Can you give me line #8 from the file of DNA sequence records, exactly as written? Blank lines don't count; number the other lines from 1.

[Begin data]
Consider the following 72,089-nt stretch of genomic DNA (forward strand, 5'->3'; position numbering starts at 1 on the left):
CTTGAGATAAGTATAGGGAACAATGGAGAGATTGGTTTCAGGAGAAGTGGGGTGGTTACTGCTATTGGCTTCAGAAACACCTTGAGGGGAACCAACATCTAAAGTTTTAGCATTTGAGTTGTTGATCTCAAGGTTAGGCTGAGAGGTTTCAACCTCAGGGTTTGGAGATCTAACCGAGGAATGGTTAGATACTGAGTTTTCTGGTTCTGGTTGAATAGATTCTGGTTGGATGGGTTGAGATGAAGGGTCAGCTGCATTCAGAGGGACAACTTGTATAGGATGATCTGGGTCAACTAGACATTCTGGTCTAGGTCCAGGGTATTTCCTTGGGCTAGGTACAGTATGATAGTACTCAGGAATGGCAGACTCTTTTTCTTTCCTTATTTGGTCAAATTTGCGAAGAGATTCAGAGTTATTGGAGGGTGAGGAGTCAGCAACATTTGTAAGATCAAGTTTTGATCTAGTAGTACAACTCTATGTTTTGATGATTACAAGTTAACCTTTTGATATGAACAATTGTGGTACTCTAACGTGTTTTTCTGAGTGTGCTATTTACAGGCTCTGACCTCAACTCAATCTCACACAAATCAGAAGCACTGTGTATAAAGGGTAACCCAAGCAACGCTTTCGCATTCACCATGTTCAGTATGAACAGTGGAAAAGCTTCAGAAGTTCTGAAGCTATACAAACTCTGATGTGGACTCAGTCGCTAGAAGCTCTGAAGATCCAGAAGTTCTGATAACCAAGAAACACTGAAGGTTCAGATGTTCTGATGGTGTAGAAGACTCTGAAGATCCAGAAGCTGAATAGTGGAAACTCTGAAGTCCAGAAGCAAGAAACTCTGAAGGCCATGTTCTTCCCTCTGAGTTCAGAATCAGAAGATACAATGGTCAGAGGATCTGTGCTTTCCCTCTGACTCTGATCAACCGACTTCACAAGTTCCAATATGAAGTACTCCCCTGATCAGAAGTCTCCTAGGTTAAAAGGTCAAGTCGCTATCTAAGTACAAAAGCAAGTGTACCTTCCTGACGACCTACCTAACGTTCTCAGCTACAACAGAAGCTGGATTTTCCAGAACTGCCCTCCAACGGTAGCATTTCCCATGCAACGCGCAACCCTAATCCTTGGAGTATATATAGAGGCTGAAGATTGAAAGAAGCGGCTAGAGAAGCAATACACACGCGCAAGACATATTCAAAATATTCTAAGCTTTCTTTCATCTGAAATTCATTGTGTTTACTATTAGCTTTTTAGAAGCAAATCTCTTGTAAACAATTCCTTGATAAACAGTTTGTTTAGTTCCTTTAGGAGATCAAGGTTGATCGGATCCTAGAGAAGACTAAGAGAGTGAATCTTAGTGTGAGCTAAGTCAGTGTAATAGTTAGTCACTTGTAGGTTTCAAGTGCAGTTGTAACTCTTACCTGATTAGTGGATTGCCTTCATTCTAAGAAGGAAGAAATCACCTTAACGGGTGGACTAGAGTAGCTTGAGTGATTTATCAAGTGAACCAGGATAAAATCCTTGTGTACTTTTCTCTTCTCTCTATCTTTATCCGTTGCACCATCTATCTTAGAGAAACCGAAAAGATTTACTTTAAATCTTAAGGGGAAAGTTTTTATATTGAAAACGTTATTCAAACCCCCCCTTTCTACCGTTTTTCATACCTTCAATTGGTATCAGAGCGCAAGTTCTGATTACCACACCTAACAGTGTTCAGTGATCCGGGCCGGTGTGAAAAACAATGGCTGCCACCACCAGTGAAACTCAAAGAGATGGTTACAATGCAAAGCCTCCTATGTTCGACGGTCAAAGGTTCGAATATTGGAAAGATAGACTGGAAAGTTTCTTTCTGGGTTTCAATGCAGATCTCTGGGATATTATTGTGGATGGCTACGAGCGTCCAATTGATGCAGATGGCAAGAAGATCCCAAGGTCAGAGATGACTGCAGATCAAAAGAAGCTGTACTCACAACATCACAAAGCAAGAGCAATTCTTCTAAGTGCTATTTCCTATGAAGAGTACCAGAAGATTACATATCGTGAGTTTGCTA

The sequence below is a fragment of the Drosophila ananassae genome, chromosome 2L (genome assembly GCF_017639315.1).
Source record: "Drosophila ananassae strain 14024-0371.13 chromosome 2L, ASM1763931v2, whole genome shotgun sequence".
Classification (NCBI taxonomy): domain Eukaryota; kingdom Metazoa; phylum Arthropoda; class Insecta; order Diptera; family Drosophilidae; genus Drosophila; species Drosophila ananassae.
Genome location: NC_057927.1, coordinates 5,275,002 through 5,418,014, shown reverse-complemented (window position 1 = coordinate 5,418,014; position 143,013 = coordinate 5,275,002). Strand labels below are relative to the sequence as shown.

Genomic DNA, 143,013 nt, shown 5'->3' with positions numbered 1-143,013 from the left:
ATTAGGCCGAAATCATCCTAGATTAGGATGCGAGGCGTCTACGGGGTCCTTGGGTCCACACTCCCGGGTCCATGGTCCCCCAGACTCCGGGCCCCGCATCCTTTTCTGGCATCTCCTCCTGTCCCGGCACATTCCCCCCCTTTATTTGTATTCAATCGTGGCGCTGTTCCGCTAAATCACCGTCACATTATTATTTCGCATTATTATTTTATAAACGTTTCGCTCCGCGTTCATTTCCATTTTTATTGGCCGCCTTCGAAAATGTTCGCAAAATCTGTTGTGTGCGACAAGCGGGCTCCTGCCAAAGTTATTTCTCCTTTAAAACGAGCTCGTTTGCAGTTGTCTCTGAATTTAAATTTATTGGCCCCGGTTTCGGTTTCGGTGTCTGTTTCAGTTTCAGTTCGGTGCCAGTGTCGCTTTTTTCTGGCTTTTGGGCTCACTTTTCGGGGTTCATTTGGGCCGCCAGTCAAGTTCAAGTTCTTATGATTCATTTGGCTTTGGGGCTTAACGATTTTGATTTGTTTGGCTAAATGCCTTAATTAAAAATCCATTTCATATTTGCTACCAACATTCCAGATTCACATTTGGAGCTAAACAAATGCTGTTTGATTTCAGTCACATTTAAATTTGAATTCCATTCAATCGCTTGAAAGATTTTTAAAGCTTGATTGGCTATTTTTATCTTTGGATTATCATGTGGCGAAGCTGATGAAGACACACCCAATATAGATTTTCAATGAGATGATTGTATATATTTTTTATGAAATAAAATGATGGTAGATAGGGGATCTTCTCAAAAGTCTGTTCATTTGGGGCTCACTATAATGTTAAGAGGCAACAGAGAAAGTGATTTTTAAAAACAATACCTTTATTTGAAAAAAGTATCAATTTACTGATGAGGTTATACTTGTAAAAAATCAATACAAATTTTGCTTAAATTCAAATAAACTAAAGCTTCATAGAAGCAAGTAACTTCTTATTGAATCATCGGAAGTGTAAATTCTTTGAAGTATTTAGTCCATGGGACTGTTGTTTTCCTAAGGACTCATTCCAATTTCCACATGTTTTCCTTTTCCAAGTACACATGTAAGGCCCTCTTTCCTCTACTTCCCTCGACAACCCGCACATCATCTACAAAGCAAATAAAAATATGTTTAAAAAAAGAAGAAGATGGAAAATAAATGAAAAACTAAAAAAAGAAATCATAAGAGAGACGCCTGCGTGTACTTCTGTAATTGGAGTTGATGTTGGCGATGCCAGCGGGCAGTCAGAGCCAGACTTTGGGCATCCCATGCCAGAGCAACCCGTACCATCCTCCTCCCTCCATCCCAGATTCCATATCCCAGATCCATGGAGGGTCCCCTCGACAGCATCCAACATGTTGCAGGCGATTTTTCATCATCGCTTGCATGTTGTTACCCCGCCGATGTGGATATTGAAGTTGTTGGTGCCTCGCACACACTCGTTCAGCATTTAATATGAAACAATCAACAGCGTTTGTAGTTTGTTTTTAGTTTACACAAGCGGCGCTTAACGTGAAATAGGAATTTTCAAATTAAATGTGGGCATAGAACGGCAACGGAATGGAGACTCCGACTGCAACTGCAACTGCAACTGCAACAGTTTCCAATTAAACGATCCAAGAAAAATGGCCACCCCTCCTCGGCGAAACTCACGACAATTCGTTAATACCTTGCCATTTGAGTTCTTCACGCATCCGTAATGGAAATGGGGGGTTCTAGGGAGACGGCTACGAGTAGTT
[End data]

ATTAGGCCGAAATCATCCTAGATTAGGATGCGAGGCGTCTACGGGGTCCTTGGGTCCACACTCCCGGGTCCATGGTCCCCCAGACTCCGGGCCCCGCATCCTTTTCTGGCATCTCCTCCTGTCCCGGCACATTCCCCCCCTTTATTTGTATTCAATCGTGGCGCTGTTCCGCTAAATCACCGTCACATTATTATTTCGCATTATTATTTTATAAACGTTTCGCTCCGCGTTCATTTCCATTTTTATTGGCCGCCTTCGAAAATGTTCGCAAAATCTGTTGTGTGCGACAAGCGGGCTCCTGCCAAAGTTATTTCTCCTTTAAAACGAGCTCGTTTGCAGTTGTCTCTGAATTTAAATTTATTGGCCCCGGTTTCGGTTTCGGTGTCTGTTTCAGTTTCAGTTCGGTGCCAGTGTCGCTTTTTTCTGGCTTTTGGGCTCACTTTTCGGGGTTCATTTGGGCCGCCAGTCAAGTTCAAGTTCTTATGATTCATTTGGCTTTGGGGCTTAACGATTTTGATTTGTTTGGCTAAATGCCTTAATTAAAAATCCATTTCATATTTGCTACCAACATTCCAGATTCACATTTGGAGCTAAACAAATGCTGTTTGATTTCAGTCACATTTAAATTTGAATTCCATTCAATCGCTTGAAAGATTTTTAAAGCTTGATTGGCTATTTTTATCTTTGGATTATCATGTGGCGAAGCTGATGAAGACACACCCAATATAGATTTTCAATGAGATGATTGTATATATTTTTTATGAAATAAAATGATGGTAGATAGGGGATCTTCTCAAAAGTCTGTTCATTTGGGGCTCACTATAATGTTAAGAGGCAACAGAGAAAGTGATTTTTAAAAACAATACCTTTATTTGAAAAAAGTATCAATTTACTGATGAGGTTATACTTGTAAAAAATCAATACAAATTTTGCTTAAATTCAAATAAACTAAAGCTTCATAGAAGCAAGTAACTTCTTATTGAATCATCGGAAGTGTAAATTCTTTGAAGTATTTAGTCCATGGGACTGTTGTTTTCCTAAGGACTCATTCCAATTTCCACATGTTTTCCTTTTCCAAGTACACATGTAAGGCCCTCTTTCCTCTACTTCCCTCGACAACCCGCACATCATCTACAAAGCAAATAAAAATATGTTTAAAAAAAGAAGAAGATGGAAAATAAATGAAAAACTAAAAAAAGAAATCATAAGAGAGACGCCTGCGTGTACTTCTGTAATTGGAGTTGATGTTGGCGATGCCAGCGGGCAGTCAGAGCCAGACTTTGGGCATCCCATGCCAGAGCAACCCGTACCATCCTCCTCCCTCCATCCCAGATTCCATATCCCAGATCCATGGAGGGTCCCCTCGACAGCATCCAACATGTTGCAGGCGATTTTTCATCATCGCTTGCATGTTGTTACCCCGCCGATGTGGATATTGAAGTTGTTGGTGCCTCGCACACACTCGTTCAGCATTTAATATGAAACAATCAACAGCGTTTGTAGTTTGTTTTTAGTTTACACAAGCGGCGCTTAACGTGAAATAGGAATTTTCAAATTAAATGTGGGCATAGAACGGCAACGGAATGGAGACTCCGACTGCAACTGCAACTGCAACTGCAACAGTTTCCAATTAAACGATCCAAGAAAAATGGCCACCCCTCCTCGGCGAAACTCACGACAATTCGTTAATACCTTGCCATTTGAGTTCTTCACGCATCCGTAATGGAAATGGGGGGTTCTAGGGAGACGGCTACGAGTAGTT